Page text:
A Is for Arsenic: The Poisons of Agatha Christie by Kathryn Harkup is a very good read for anyonewith an interest in poisons-- whether scientifically or because you're plotting your very own Golden Age style mystery--and/or Agatha Christie. Harkup gives the reader an A through V (Arsenic through Veronal) look at the poisons the Queen of Crime used in her stories. Each chapter features a new poison with a historical look at its development/discovery, actual murders committed using the poison, and the most pertinent Christie novel to incorporate the concoction in a crime. A handy list in the appendix gives a more detailed look at all the stories and the murder methods employed. For most of the chapters she manages to explain the poisonous substances and their use by Christie without spoilers and in cases where spoilers are unavoidable she gives fair warning so no one need fear having an unread Christie (is there such a thing?) ruined.
She also gives a great deal of detail on Christie's extensive knowledge of poisons and medications which the author gained through her work as a nurse and apothecary's assistant during the First World War and as a dispenser at the University College Hospital during World War II. While, Christie did make some errors in her stories, she was correct most of the time with a high percentage of her scientific errors being due to a lack of information about the drugs at the time she wrote. And many doctors and critics of the time praised her for getting her details right.
The most tedious portions of this book were the sections within each chapter that gave all the scientific details of each poison--chemical makeup, how to distill it (if distilling is necessary), how many different compounds were related, all the gory details of how the poison acts on the human body (details about the copious vomiting, extreme muscle spasms, etc. that Dame Agatha spares her readers), etc. I was far more interested in the relationship between Christie's knowledge and her usage in the books and the connections between her fictional murders and any real-life murders that occurred either before her books were written (and which may have influenced her stories) or the murders that occurred after publication (and which some critics tried to say might not have happened if Christie hadn't highlighted such-and-such poison).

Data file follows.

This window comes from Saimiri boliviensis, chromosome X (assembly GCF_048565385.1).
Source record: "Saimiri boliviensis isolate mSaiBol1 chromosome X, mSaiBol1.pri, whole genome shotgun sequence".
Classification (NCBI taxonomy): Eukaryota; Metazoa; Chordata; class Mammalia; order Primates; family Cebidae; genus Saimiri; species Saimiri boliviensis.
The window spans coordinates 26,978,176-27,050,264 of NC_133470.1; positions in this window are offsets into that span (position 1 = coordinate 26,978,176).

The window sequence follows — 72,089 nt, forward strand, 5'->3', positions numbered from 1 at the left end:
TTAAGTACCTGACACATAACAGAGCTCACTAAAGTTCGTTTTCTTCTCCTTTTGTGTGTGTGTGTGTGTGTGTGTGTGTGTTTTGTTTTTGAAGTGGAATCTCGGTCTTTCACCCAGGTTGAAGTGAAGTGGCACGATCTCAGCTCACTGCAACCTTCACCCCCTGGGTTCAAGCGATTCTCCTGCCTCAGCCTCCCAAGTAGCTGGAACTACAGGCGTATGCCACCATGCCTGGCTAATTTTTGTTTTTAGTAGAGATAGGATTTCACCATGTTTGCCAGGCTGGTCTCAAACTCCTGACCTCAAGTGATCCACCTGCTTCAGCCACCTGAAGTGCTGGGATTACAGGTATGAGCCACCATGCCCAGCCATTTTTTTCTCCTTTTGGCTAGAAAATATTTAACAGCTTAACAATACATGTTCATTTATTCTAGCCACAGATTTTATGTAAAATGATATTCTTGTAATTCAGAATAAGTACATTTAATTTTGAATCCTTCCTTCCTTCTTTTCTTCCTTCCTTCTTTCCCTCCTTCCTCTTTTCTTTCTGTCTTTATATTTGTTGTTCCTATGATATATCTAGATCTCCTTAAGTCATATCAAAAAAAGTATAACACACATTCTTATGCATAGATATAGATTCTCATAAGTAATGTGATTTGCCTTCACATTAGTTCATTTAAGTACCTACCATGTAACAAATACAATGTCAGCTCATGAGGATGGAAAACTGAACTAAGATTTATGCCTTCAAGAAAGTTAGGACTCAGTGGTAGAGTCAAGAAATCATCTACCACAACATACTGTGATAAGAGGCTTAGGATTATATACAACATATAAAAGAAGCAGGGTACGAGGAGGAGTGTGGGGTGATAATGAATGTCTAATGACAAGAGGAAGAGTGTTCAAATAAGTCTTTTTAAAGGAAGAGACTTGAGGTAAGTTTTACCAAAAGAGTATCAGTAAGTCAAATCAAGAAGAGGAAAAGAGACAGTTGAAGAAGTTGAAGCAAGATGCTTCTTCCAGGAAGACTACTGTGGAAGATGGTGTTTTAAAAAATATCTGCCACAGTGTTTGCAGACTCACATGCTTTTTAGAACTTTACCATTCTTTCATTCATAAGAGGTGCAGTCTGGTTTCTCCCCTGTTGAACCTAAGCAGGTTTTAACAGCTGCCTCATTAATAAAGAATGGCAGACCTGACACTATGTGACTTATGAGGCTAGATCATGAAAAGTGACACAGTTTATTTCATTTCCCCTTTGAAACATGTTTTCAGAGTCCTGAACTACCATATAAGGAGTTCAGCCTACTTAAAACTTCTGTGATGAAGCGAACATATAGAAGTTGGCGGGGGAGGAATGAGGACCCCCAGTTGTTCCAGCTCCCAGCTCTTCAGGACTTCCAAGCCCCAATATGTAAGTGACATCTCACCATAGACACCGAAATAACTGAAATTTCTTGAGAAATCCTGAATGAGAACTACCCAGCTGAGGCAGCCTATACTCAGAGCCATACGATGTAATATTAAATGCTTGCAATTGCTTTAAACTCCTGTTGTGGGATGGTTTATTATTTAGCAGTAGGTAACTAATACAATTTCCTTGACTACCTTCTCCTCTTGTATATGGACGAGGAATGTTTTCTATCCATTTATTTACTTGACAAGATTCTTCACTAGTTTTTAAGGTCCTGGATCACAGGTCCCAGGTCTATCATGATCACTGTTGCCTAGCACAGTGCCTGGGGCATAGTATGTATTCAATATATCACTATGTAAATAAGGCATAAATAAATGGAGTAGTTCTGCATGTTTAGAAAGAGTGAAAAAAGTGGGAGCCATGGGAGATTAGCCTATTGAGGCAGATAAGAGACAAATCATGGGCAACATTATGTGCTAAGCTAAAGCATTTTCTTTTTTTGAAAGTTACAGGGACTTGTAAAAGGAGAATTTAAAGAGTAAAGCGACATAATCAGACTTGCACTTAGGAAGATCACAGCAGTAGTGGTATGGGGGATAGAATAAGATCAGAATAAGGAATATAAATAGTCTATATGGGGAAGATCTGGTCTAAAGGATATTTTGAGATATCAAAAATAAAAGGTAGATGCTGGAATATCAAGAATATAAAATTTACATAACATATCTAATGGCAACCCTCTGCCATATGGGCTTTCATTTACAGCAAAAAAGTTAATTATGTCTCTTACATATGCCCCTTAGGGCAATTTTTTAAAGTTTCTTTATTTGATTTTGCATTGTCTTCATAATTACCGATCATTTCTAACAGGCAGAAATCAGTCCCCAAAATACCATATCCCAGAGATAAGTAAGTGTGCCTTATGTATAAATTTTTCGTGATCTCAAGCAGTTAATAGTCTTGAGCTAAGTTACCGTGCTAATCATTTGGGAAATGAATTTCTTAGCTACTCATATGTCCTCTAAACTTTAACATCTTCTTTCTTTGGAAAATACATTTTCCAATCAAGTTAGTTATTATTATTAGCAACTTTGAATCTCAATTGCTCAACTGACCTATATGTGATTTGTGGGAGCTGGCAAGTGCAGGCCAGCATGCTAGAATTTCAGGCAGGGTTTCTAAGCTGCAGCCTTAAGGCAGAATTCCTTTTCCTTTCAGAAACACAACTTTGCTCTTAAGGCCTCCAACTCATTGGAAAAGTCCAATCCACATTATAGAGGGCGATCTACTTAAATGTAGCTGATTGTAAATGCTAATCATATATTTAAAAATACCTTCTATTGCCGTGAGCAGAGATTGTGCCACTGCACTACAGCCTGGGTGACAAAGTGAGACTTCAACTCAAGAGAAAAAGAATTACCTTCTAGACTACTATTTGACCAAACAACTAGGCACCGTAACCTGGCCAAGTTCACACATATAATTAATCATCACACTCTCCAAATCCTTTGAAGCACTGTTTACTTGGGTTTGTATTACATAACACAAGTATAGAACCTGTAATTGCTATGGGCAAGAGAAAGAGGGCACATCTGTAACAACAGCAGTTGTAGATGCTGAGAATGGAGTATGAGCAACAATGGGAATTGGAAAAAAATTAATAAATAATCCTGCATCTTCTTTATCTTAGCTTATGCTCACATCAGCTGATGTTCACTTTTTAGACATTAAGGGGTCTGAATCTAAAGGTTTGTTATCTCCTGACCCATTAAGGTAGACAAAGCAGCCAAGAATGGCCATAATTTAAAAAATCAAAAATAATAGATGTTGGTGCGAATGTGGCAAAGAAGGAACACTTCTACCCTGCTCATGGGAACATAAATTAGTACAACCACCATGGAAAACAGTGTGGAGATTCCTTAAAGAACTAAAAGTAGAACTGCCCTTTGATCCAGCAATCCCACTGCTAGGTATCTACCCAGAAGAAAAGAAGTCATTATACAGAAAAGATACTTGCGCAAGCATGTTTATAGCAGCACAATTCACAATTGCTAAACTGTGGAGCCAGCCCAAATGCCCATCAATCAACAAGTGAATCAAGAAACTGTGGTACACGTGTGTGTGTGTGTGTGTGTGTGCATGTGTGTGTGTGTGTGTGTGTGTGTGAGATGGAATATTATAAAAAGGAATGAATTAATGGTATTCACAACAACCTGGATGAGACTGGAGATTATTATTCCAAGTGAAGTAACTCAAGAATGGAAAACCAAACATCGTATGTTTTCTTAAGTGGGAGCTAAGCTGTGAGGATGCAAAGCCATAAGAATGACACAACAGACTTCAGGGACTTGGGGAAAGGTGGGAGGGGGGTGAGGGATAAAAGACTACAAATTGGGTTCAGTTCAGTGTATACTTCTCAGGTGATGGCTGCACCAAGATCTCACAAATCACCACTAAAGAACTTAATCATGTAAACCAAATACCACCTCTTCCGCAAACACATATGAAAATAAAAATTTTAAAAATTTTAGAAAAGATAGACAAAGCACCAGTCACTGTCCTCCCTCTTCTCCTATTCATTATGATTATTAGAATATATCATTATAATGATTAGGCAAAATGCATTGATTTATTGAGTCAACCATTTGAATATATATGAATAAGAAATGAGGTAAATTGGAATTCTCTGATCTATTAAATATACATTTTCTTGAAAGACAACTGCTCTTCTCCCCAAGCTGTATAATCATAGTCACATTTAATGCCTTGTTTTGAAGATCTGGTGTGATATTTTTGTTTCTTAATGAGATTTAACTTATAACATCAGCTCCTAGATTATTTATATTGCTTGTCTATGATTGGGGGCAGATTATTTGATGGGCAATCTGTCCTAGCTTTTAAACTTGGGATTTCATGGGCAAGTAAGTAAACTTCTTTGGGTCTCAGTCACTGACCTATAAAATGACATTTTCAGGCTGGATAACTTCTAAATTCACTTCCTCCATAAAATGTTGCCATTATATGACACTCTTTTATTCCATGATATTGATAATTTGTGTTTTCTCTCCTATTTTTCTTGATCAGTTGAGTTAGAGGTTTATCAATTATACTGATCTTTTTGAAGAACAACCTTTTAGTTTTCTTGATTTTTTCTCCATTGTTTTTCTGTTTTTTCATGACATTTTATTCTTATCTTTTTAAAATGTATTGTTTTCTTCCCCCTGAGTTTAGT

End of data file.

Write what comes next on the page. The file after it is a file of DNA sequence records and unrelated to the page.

Overall, a thoroughly researched book that, for the most part, presents the subject matter in an engaging format. The scientific explanations, while a bit tedious to me, were not so technical that they went over my head and are written in language that the average reader should understand. It is particularly engaging for the Christie enthusiast who is looking for insight on her crimes.
First posted on my blog My Reader's Block. Please request permission before reposting. Thanks.
Nachdem ich "Mordsgifte: ein Toxikologe berichtet" gelesen habe, wollte ich ein Buch das nicht nur reale Kriminalfälle von Giftmorden behandelt, sondern auch deren genaue Wirkungsweise erklärt. Mit "A is for Arsenic" hab ich damit voll ins Schwarze getroffen.